I’ve been thinking about ways to subvert the systems of public education that have more to do with managing kids and producing test scores than with authentic learning. The best way to subvert public education might be to build collaborative relationships with students in pursuit of the knowledge, skills, and understandings they want to learn – through the production of the projects, portfolios, and performances they want to share.
Here are some of my favorite examples of how to do so, shared by schools, teachers, and a community organization I wholeheartedly recommend you follow in addition to the @CoopCatalyst crew. Adam Burk (@pushingupward) can share with you a bevy of exemplary authentic, joyful, student-centered, socially-just schools, as well. Consider each of these links a starting point for finding even more schools and educators sharing amazing learning opportunities with their students.
- Shelly Blake-Plock
- Darah Bonham
- Shawn Cornally
- John Hunter
- Jerrid Kruse
- Laura Oldham
- Matt Townsley
- The Corbett Charter school
- The Manhattan Free School
- Murray High School
- The Music Resource Center
- The New Country School
- Quest High School
As I think about these educators, their students, and their practice, I turn over in my head, again and again, the questions we pose for ourselves here.
Can we educators let students lead us in learning? Can we buy in to a flat classroom? Can we avoid behaving towards students like the experts behind standardized education behave towards us?
In what kinds of communities do we want to work? How do we want our colleagues and leaders to treat us? How do we want to feel about what we do? How different do we imagine things are for our students?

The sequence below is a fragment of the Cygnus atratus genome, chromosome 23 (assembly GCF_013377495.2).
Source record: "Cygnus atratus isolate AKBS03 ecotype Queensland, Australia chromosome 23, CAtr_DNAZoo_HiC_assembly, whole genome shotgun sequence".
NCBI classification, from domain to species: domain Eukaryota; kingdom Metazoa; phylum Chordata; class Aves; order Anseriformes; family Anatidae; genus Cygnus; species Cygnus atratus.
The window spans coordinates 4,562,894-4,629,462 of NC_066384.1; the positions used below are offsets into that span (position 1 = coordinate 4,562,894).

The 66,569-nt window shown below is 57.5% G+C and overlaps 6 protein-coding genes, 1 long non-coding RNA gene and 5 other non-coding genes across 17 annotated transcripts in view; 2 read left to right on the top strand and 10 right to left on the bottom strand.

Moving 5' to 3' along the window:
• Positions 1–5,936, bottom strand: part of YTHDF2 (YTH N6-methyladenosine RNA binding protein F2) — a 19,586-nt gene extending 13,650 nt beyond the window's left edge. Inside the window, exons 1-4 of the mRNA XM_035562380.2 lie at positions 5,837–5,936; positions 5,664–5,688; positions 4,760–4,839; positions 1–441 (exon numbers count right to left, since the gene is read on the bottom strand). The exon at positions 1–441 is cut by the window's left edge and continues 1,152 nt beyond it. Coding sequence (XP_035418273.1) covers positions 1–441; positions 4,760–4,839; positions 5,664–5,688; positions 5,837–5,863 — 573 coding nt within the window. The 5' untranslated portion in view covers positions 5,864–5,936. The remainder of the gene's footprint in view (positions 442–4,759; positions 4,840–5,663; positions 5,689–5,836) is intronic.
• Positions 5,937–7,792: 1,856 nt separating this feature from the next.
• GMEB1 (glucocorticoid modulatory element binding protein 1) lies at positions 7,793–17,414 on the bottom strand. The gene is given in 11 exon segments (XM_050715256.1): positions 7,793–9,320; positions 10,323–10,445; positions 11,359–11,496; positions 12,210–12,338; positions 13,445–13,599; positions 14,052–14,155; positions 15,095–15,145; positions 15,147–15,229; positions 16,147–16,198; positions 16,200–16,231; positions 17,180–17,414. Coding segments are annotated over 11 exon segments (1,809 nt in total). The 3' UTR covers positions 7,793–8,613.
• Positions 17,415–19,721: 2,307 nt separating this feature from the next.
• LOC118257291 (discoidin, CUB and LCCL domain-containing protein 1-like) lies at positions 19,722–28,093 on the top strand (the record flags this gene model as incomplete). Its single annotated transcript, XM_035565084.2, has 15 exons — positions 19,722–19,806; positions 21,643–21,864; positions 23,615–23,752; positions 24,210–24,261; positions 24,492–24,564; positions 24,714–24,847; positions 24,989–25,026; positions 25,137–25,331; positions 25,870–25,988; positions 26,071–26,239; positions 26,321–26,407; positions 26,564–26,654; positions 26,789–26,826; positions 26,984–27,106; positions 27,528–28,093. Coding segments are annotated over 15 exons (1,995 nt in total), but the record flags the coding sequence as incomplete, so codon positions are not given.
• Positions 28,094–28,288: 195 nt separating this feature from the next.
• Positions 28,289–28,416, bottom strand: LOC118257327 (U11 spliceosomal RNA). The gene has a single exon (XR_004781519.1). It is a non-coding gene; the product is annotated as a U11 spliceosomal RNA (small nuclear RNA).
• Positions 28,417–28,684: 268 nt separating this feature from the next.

All of these questions echo in my conscience thanks to my participation in this blog, but while I feel closer than ever to articulating and acting on just answers, I struggle with my role as a public educator.
Quite clearly, I have contracted myself to fulfill the duties assigned to me by my administrators and school board. I have agreed to a salary and benefits, and in return for that salary, I have accepted that I am expected to teach a curriculum, to address state standards through instruction, and to prepare kids to pass end-of-course Standards of Learning (SOL) tests. Even as I’ve worked through the development of students’ self-directed work this year, I’ve helped students align their projects to reading and writing goals, and I’ve worked with my collaborators to establish, in class, stations directly related to our state curriculum and standards.
However, I think standardized tests and their supporting documents artificially cap learning. I think the testing schedule further superimposes grade-levels’ arbitrary pace on the idiosyncratic learning of individual students. I think the amount of time and money spent teaching test-taking strategies and trivial arcana robs struggling students of the time and human resources needed to further their literacy.